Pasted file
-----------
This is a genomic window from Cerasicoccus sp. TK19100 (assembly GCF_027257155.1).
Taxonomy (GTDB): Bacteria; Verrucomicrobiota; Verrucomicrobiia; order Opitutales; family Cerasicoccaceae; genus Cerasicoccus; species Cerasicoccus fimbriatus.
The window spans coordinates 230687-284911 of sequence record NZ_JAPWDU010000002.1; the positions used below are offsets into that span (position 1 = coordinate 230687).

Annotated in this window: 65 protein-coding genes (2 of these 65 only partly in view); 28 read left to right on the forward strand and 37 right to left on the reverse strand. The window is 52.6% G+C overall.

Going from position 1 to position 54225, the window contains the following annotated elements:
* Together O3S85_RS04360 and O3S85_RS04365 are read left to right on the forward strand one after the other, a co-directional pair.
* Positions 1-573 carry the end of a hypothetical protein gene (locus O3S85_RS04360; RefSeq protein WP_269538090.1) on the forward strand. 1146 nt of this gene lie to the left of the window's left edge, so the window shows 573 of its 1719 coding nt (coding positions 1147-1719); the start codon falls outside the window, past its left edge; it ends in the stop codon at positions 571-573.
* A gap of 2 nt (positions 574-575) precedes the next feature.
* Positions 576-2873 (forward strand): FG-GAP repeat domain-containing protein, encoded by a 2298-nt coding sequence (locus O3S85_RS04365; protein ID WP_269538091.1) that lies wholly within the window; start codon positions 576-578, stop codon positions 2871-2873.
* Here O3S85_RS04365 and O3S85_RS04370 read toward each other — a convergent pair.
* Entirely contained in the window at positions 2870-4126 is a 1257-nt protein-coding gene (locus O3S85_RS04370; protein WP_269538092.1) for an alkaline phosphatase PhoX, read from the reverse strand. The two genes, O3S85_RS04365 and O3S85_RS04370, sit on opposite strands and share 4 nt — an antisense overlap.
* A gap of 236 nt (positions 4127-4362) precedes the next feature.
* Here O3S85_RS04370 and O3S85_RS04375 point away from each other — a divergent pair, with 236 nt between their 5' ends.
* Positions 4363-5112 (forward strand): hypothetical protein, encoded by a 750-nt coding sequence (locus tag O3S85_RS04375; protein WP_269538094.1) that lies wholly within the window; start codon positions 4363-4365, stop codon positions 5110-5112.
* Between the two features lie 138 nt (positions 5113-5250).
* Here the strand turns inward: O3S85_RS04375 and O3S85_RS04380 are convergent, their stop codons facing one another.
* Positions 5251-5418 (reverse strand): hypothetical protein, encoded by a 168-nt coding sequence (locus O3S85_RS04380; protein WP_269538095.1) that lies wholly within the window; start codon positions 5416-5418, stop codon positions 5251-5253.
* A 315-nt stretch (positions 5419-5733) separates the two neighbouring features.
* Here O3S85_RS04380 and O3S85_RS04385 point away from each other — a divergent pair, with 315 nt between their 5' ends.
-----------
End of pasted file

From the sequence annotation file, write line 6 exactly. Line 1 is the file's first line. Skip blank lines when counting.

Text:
* Together O3S85_RS04360 and O3S85_RS04365 are read left to right on the forward strand one after the other, a co-directional pair.